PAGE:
Researchers Wrap Nanotubes Around Rubber Core Sparking a Creation That May Lead to Artificial Muscles, Sensors
(July 23, 2015) An international research team based at The University of Texas at Dallas has made electrically conducting fibers that can be reversibly stretched to over 14 times their initial length and whose electrical conductivity increases 200-fold when stretched.
The research team is using the new fibers to make artificial muscles, as well as capacitors whose energy storage capacity increases about tenfold when the fibers are stretched. Fibers and cables derived from the invention might one day be used as interconnects for super-elastic electronic circuits; robots and exoskeletons having great reach; morphing aircraft; giant-range strain sensors; failure-free pacemaker leads; and super-stretchy charger cords for electronic devices.
In a study published in the July 24 issue of the journal Science, the scientists describe how they constructed the fibers by wrapping lighter-than-air, electrically conductive sheets of tiny carbon nanotubes to form a jelly-roll-like sheath around a long rubber core.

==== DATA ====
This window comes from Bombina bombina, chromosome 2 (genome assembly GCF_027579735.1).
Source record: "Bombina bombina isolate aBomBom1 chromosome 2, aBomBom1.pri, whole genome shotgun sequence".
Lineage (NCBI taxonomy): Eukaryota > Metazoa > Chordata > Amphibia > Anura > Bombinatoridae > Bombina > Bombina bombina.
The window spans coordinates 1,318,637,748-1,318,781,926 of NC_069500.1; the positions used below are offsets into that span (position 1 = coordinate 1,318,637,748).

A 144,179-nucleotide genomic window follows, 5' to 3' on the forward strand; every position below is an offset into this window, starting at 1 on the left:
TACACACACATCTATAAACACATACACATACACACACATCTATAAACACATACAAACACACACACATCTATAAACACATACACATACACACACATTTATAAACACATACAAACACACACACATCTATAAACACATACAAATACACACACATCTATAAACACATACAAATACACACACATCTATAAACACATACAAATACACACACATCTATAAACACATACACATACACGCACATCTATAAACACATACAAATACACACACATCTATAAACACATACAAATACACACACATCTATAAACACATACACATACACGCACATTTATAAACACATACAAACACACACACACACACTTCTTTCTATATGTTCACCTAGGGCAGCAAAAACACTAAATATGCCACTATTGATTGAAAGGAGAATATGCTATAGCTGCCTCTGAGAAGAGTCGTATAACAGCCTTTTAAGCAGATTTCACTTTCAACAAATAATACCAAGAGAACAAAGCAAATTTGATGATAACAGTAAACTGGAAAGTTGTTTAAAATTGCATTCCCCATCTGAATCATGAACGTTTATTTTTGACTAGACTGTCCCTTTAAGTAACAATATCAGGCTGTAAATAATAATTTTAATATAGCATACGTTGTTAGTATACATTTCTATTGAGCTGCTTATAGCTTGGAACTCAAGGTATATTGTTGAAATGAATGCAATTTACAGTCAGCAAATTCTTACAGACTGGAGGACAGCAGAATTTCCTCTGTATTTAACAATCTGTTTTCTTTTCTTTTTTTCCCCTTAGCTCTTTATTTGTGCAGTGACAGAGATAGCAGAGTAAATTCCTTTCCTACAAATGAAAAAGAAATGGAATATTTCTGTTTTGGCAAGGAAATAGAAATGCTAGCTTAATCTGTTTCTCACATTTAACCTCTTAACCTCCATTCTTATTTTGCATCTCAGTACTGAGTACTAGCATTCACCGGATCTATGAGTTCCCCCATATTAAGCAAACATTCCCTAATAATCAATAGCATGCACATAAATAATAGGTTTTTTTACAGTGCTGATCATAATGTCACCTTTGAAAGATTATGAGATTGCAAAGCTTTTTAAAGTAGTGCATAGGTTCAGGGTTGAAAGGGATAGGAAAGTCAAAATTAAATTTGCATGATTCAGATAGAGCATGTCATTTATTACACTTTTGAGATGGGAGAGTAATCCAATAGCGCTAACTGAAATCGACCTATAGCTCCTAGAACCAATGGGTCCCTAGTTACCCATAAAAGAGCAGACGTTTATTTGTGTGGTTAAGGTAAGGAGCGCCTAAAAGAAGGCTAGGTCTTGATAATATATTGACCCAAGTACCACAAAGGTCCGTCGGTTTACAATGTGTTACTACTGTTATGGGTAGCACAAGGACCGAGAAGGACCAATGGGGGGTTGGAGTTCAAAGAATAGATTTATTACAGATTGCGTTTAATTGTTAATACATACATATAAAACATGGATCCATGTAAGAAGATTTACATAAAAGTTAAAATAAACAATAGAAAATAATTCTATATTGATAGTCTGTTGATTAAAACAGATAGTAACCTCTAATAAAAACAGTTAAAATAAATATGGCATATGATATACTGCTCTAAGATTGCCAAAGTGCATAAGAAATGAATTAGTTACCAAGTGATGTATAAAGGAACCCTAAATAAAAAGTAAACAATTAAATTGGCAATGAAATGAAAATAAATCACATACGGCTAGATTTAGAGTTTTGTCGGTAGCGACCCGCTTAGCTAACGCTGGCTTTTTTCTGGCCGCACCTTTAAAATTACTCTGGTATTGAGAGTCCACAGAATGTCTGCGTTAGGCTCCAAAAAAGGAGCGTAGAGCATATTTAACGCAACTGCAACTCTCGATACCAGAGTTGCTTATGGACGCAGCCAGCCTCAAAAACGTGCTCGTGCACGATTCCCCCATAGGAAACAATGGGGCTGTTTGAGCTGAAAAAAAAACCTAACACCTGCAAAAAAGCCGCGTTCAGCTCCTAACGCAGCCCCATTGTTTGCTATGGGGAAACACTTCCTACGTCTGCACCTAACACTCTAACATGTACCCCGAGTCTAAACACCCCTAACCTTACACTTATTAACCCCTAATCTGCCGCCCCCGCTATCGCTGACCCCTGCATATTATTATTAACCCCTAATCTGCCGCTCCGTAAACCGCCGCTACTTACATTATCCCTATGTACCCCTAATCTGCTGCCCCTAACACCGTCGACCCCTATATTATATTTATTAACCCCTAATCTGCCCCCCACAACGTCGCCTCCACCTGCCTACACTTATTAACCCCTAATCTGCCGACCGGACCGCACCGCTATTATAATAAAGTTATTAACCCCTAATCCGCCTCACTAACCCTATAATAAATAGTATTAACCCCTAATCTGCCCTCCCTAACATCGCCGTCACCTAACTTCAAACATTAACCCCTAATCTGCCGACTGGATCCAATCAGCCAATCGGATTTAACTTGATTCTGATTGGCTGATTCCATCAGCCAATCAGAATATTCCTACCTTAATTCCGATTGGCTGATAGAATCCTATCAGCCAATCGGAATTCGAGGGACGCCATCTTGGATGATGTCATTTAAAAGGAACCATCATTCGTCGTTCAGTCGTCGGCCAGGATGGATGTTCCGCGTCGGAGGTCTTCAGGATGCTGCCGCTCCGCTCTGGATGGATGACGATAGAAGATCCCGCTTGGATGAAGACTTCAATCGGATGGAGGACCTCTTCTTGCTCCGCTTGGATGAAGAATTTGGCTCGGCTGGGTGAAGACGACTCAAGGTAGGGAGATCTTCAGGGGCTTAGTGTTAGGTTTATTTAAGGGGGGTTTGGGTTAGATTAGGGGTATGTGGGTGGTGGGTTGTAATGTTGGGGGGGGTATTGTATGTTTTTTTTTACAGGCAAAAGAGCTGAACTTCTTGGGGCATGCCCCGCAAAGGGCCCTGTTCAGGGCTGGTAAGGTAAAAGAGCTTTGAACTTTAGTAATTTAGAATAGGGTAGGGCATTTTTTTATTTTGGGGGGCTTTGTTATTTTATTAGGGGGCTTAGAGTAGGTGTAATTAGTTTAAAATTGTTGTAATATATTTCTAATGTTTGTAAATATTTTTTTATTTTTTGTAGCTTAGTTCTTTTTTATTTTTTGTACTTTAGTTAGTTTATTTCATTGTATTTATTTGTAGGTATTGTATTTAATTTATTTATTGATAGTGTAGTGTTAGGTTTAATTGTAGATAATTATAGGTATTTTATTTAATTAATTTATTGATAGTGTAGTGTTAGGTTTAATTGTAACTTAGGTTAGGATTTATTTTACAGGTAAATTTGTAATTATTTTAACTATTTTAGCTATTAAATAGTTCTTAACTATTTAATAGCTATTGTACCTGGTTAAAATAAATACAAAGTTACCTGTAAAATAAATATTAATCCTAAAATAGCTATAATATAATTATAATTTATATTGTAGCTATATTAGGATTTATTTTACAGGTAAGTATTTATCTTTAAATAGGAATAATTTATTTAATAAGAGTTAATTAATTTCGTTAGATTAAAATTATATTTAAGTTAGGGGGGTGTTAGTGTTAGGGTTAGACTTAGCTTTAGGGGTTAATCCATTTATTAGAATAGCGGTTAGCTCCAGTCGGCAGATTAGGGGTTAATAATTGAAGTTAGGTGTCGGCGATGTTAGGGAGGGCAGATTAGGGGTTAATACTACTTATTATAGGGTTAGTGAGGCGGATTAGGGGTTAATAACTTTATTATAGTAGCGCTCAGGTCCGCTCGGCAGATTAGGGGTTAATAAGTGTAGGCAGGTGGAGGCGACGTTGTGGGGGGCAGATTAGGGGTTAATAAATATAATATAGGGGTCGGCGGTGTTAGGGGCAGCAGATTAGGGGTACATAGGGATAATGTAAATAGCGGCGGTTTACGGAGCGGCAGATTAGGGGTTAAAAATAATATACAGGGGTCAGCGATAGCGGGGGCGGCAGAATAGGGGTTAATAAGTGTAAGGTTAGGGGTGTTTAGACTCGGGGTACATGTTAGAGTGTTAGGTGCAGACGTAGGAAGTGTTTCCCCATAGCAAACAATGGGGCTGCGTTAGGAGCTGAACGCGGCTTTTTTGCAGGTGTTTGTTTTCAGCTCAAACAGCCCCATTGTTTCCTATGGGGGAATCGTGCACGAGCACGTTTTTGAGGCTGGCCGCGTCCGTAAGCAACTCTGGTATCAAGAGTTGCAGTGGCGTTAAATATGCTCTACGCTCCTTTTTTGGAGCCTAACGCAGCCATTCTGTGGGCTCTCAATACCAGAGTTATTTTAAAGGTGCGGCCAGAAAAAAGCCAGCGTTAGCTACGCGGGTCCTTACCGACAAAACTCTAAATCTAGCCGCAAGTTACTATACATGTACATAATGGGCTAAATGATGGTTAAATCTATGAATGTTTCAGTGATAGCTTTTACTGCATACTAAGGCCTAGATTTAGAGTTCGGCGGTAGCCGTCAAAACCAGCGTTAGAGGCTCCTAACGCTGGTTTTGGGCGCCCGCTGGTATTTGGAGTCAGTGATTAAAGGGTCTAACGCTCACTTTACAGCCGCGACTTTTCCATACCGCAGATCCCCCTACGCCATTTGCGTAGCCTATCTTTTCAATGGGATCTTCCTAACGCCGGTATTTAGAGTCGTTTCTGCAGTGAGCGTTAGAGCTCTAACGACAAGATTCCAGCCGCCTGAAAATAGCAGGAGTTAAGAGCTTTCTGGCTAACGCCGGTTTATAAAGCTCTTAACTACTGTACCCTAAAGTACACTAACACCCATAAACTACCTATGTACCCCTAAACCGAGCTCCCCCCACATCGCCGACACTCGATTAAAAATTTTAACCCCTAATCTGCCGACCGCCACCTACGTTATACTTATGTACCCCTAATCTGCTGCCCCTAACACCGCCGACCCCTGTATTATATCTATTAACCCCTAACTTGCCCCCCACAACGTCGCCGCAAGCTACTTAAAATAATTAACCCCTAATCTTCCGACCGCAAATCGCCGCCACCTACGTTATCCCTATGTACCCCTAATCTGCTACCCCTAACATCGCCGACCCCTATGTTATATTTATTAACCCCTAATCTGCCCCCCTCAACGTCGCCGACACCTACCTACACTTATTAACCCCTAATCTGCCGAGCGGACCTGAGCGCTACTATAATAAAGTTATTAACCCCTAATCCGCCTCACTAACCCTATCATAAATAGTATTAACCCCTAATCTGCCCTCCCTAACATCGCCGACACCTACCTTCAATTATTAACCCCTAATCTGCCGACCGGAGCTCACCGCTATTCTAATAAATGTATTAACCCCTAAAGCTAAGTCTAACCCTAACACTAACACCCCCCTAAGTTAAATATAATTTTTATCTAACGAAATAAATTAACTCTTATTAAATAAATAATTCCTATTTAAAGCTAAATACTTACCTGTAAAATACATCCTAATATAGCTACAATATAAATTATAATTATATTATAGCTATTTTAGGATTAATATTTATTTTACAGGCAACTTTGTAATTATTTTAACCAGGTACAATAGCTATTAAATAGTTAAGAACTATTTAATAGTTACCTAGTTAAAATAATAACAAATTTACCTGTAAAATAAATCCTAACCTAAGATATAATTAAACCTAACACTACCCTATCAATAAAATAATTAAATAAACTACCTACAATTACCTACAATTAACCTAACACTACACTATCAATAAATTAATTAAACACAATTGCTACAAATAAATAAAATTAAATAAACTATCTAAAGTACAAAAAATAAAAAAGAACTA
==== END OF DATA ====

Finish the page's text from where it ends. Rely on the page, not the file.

The new fibers differ from conventional materials in several ways. For example, when conventional fibers are stretched, the resulting increase in length and decrease in cross-sectional area restricts the flow of electrons through the material. But even a “giant” stretch of the new conducting sheath-core fibers causes little change in their electrical resistance, said Dr. Ray Baughman, senior author of the paper and director of the Alan G. MacDiarmid NanoTech Institute at UT Dallas.